I recently had an unhappy client.
Like a really unhappy client. I mean, y'all. They took some jabs at my character and questioned if I was serious about my business. No bueno. Meh, you could say that that was not a good day.
Often times we talk about all the great things that come from owning your own business: creative freedom, making-your-own-hours, working-from-wherever, endless monetary opportunity, etc.. Those things are all true, but man, there are challenging days too. Sometimes you have clients who are unhappy, sometimes the sales don't come in like you expected and sometimes it's a lot harder than it looks to keep yourself motivated. What I'm learning is that when those days come (because they most certainly will) you've gotta remember the following:
Don't throw in the towel yet.
It would've been really easy for me to wallow for the rest of the day about that one client who was unhappy with my services. It would've be so easy to dissect every interaction, berate myself and start questioning if my services were even worth anything. It would've been really easy to fall into the vortex of negativity and just lay there. But that's not going to get me anywhere.
Don't let one person hold you back from helping hundreds more.
Take stock of what may be constructive, consumer feedback and then move on. When 99.9% of your customers are happy, don't let one bad review keep you from pressing forward. Be kind, offer your apologies and encourage them in their future opportunities. Think about all the other clients you've helped and keep your eyes focused on the next task at hand. If you stop now, you could keep someone from benefitting from your product and service.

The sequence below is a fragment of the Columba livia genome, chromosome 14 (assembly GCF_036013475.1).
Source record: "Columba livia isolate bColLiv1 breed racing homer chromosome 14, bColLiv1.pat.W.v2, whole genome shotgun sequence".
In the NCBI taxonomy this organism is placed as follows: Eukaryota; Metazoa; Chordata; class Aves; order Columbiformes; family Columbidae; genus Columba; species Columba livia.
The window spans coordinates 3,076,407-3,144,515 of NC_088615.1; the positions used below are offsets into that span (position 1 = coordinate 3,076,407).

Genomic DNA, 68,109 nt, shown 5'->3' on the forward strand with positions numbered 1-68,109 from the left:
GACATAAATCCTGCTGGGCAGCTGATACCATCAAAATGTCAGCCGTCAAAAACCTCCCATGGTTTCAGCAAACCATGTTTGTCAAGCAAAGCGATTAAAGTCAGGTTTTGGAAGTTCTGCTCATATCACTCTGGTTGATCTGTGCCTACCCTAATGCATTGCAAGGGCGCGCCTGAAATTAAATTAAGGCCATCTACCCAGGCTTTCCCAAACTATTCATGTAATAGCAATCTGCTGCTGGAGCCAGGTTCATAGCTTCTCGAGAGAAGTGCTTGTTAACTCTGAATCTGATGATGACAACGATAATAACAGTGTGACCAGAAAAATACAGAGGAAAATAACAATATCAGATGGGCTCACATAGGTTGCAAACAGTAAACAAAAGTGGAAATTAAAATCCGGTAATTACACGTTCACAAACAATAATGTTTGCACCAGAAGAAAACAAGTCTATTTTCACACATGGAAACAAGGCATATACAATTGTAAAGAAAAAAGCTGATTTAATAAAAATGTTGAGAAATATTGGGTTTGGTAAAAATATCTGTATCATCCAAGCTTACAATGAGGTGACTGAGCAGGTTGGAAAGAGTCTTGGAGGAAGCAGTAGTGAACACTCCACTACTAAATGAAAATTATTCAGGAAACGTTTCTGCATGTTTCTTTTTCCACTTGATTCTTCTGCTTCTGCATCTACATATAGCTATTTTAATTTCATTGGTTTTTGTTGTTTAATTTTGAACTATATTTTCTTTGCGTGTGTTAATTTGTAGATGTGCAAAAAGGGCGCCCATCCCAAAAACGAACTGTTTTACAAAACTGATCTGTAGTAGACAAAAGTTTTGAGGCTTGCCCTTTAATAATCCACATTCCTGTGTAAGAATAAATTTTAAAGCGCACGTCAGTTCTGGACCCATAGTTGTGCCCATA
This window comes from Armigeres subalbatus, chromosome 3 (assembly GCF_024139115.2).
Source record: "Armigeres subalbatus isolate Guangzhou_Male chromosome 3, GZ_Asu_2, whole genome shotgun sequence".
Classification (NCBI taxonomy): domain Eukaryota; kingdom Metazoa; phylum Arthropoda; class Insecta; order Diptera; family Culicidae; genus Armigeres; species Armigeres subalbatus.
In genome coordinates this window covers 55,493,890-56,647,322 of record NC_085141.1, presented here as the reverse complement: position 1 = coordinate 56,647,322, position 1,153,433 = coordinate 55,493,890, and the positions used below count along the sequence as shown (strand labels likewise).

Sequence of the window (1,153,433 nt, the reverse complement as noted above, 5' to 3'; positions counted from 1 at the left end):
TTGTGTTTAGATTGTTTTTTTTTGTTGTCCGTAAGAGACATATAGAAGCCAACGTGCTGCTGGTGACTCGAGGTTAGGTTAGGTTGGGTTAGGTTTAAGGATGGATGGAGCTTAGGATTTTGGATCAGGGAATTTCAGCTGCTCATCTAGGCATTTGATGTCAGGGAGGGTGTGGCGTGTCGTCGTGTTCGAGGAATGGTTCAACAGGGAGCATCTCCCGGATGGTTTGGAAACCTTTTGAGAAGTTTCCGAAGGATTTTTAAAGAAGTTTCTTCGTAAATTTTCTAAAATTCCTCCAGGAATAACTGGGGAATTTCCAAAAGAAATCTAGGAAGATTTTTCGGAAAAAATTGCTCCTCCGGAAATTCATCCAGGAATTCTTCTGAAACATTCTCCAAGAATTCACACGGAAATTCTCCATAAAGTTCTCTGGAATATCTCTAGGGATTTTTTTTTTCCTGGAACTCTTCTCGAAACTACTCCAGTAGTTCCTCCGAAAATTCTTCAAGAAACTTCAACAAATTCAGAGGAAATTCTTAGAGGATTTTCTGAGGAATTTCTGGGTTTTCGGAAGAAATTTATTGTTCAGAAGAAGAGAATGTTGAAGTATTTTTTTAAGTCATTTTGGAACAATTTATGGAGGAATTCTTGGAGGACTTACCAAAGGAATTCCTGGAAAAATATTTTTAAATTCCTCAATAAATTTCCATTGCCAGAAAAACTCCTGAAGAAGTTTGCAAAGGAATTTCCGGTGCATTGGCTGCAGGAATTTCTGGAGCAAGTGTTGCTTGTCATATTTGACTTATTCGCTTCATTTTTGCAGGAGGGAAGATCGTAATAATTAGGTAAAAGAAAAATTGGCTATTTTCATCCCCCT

Do refine your target market
Unmet expectations are usually the root of all client dissatisfaction. Your job is to figure out: are those expectations ones you can fulfill and faltered in your approach? Or, are they not even expectations you feel equipped to or even want to meet. With every unhappy customer, you can see a bit more of what you want your target market to be. For example, I've learned from my 300+ clients that a specific age bracket, industry and career level is more fun for ME to work with, can afford my services and are receptive to my coaching and feedback. I was able to refine this by working with people who were happy and unhappy with my services. Use the unhappy customer as an opportunity to get more focused on your ideal client.
And if this advice doesn't help you when you get blasted by a sassy client in the moment, there is always chocolate, red wine and good bubble bath to hold you over until the next day when you can start anew. ;)